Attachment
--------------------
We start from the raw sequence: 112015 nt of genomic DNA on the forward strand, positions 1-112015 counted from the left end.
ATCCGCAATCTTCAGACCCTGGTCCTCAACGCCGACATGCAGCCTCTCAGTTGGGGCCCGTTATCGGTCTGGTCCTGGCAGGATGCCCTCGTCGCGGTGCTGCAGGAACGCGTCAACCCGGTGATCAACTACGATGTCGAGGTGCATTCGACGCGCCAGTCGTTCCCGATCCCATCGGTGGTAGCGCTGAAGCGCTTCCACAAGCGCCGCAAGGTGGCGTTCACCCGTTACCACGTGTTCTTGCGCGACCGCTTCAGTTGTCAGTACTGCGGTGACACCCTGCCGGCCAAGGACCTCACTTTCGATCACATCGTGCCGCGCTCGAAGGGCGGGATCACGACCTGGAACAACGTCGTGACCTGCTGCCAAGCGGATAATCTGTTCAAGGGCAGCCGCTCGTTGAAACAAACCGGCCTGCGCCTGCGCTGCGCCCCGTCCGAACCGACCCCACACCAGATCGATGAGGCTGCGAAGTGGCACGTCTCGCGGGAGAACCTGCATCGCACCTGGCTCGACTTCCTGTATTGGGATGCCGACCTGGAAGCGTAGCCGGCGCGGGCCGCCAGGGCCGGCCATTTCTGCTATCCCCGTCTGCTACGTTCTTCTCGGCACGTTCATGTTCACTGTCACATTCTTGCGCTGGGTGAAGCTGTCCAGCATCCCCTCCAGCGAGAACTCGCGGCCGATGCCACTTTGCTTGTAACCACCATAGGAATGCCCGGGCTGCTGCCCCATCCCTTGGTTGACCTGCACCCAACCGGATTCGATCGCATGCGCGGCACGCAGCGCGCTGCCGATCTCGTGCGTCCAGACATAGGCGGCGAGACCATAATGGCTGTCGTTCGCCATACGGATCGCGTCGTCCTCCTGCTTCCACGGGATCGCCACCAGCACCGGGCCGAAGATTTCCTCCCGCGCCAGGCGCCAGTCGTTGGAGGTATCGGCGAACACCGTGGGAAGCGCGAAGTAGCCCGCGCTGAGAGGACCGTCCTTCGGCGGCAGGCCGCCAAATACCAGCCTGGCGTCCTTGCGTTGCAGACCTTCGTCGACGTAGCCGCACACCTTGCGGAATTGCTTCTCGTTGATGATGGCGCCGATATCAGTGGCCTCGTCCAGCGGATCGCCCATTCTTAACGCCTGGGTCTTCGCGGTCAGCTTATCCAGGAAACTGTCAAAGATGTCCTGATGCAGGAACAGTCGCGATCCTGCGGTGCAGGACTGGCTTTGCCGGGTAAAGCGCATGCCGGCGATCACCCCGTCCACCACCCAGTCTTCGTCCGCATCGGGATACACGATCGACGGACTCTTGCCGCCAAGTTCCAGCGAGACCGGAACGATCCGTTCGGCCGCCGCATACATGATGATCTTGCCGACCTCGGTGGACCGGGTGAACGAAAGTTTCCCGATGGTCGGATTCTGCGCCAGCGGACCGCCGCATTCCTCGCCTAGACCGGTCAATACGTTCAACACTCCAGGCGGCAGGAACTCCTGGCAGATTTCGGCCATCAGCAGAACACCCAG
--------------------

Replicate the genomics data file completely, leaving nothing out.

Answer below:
We start from the raw sequence: 112015 nt of genomic DNA on the forward strand, positions 1-112015 counted from the left end.
ATCCGCAATCTTCAGACCCTGGTCCTCAACGCCGACATGCAGCCTCTCAGTTGGGGCCCGTTATCGGTCTGGTCCTGGCAGGATGCCCTCGTCGCGGTGCTGCAGGAACGCGTCAACCCGGTGATCAACTACGATGTCGAGGTGCATTCGACGCGCCAGTCGTTCCCGATCCCATCGGTGGTAGCGCTGAAGCGCTTCCACAAGCGCCGCAAGGTGGCGTTCACCCGTTACCACGTGTTCTTGCGCGACCGCTTCAGTTGTCAGTACTGCGGTGACACCCTGCCGGCCAAGGACCTCACTTTCGATCACATCGTGCCGCGCTCGAAGGGCGGGATCACGACCTGGAACAACGTCGTGACCTGCTGCCAAGCGGATAATCTGTTCAAGGGCAGCCGCTCGTTGAAACAAACCGGCCTGCGCCTGCGCTGCGCCCCGTCCGAACCGACCCCACACCAGATCGATGAGGCTGCGAAGTGGCACGTCTCGCGGGAGAACCTGCATCGCACCTGGCTCGACTTCCTGTATTGGGATGCCGACCTGGAAGCGTAGCCGGCGCGGGCCGCCAGGGCCGGCCATTTCTGCTATCCCCGTCTGCTACGTTCTTCTCGGCACGTTCATGTTCACTGTCACATTCTTGCGCTGGGTGAAGCTGTCCAGCATCCCCTCCAGCGAGAACTCGCGGCCGATGCCACTTTGCTTGTAACCACCATAGGAATGCCCGGGCTGCTGCCCCATCCCTTGGTTGACCTGCACCCAACCGGATTCGATCGCATGCGCGGCACGCAGCGCGCTGCCGATCTCGTGCGTCCAGACATAGGCGGCGAGACCATAATGGCTGTCGTTCGCCATACGGATCGCGTCGTCCTCCTGCTTCCACGGGATCGCCACCAGCACCGGGCCGAAGATTTCCTCCCGCGCCAGGCGCCAGTCGTTGGAGGTATCGGCGAACACCGTGGGAAGCGCGAAGTAGCCCGCGCTGAGAGGACCGTCCTTCGGCGGCAGGCCGCCAAATACCAGCCTGGCGTCCTTGCGTTGCAGACCTTCGTCGACGTAGCCGCACACCTTGCGGAATTGCTTCTCGTTGATGATGGCGCCGATATCAGTGGCCTCGTCCAGCGGATCGCCCATTCTTAACGCCTGGGTCTTCGCGGTCAGCTTATCCAGGAAACTGTCAAAGATGTCCTGATGCAGGAACAGTCGCGATCCTGCGGTGCAGGACTGGCTTTGCCGGGTAAAGCGCATGCCGGCGATCACCCCGTCCACCACCCAGTCTTCGTCCGCATCGGGATACACGATCGACGGACTCTTGCCGCCAAGTTCCAGCGAGACCGGAACGATCCGTTCGGCCGCCGCATACATGATGATCTTGCCGACCTCGGTGGACCGGGTGAACGAAAGTTTCCCGATGGTCGGATTCTGCGCCAGCGGACCGCCGCATTCCTCGCCTAGACCGGTCAATACGTTCAACACTCCAGGCGGCAGGAACTCCTGGCAGATTTCGGCCATCAGCAGAACACCCAG